Very regrettably, we have to admit the fact that in spite of the time and resources invested in foreign language teaching before, the success rate measured as communicatively competent foreign language user is still low in Russia. The shortcomings may be attributed to the fact that the language learnt in a traditional foreign language classroom is often insufficiently associated with real-life communication. “If input is predictable and output is not spontaneous, how can we expect learners to be effective communicators if real-life communication is, just that, real” (Ting, 2010, p. 4). Search for methods able to improve the situation becomes an issue.

From this perspective, Russian HEIs similar to universities from all over the world face a challenging task of searching for new, more effective teaching methods. However, improvements, as practice shows, strongly depend on a particular context.

CLIL is commonly viewed as an effective tool by Russian universities because it can ‘kill two birds with one stone’, namely: a) increase language awareness among students by extending the borders in professional knowledge fields and including more cognition-based activities into learning; b) to improve language proficiency of subject teachers and thus to improve lecturing in English.

This chapter suggests the analysis (based on the experimental activities) of CLIL practices at Tomsk Polytechnic University (TPU). It debates the advantages and challenges of CLIL, describes the success and failures encountered and the potential of CLIL in Russian HEI context. Such factors as course duration, content and language balance, and some methodology aspects are analyzed from teachers’ and students’ perspectives based on surveys, interviews, teachers’ observations and reflections. The authors do not claim to give a comprehensive overview of CLIL approach, but just offer the reflections based on personal teaching experience and relate them to some theoretical issues of CLIL.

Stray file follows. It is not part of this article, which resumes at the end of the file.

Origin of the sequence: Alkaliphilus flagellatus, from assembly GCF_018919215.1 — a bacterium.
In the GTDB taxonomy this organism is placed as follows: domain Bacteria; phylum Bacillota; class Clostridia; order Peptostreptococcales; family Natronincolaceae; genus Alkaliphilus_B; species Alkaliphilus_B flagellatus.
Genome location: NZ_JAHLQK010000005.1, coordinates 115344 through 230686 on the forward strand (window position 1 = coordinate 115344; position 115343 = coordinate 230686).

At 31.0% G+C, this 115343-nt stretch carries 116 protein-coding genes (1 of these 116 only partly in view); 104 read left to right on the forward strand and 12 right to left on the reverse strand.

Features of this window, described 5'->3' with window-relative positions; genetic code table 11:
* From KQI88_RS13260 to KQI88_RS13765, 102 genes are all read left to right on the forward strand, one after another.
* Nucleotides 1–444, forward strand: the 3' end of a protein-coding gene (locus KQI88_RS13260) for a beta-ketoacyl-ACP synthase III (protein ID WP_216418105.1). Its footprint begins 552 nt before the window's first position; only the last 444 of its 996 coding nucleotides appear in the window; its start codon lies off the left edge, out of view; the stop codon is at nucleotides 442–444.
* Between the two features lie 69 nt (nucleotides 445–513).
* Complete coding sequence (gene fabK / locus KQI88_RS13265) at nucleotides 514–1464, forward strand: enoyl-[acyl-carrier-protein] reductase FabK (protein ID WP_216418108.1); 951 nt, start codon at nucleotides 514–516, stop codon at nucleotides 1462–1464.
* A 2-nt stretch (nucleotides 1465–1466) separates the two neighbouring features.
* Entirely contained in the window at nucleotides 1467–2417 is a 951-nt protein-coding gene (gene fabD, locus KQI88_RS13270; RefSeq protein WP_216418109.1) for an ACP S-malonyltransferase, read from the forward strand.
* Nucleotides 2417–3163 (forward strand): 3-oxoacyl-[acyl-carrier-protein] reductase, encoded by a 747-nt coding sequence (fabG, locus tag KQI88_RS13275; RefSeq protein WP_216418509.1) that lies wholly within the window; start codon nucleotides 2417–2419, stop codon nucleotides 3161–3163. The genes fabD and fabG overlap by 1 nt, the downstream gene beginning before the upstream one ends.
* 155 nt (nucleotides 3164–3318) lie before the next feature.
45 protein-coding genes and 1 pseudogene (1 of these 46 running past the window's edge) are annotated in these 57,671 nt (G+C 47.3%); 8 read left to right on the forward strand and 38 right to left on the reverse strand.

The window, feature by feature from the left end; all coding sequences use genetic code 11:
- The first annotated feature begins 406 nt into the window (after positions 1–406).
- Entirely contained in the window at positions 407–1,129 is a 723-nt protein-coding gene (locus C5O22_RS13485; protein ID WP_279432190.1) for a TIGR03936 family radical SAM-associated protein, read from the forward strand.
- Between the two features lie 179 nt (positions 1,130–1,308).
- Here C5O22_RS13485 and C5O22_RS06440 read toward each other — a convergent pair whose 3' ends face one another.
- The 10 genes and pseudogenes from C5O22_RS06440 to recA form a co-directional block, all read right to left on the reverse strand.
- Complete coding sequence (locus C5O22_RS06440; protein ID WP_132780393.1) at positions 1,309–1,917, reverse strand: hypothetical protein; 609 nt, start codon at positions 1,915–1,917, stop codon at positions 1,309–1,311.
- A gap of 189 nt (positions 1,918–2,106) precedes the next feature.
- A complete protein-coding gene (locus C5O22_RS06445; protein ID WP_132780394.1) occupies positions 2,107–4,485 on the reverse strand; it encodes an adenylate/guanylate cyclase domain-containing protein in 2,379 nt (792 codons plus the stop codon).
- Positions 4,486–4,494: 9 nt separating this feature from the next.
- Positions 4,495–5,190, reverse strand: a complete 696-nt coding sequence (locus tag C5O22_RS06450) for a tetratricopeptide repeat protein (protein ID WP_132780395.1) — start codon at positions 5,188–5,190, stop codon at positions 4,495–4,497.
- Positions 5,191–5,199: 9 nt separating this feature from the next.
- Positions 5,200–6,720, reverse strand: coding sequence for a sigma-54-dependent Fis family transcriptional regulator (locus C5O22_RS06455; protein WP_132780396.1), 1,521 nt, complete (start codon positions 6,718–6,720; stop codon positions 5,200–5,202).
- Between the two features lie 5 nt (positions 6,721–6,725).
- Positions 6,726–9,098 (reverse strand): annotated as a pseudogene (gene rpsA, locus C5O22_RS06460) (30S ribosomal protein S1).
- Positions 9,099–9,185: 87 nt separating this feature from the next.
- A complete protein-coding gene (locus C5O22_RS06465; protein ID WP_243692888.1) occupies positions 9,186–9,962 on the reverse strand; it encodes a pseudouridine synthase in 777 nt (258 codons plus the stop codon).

We deeply hope that our experience, rather small at moment, will provide readers with some practical suggestions and raise issues for further reflections, particularly in terms of constructing teaching models and teacher educational programs without which the full potential of CLIL is unlikely to be realized and the approach risks to never achieve sustainability.

Key Terms in this Chapter

ESP (English for Specific Purposes): Teaching English to university students, with reference to the particular vocabulary and skills they need.

Lisbon Recognition Convention: The Convention on the Recognition of Qualifications concerning Higher Education in the European Region that was developed by the Council of Europe and UNESCO and adopted by national representatives meeting in Lisbon on 8-11 April 1997.

Language Policy: The different initiatives taken by the universities with the purpose of enhancing the use of all the languages present in the curricula of studies.

Internationalization: Internationalizing HE is a process by which universities seek to promote quality competences to prepare graduates to a global interconnected society.

Tandem Courses or Double-Agent Courses: A course taught through English as a foreign or additional language by content-teachers and language teachers in strong collaboration.

Bologna Declaration: A document signed in 1999 by 29 countries to reform and coordinate higher education in Europe.

EMI (English-Medium Instruction): Educational practices in which lecturers do their teaching in English as a foreign or additional language, normally in line with university internationalization policies.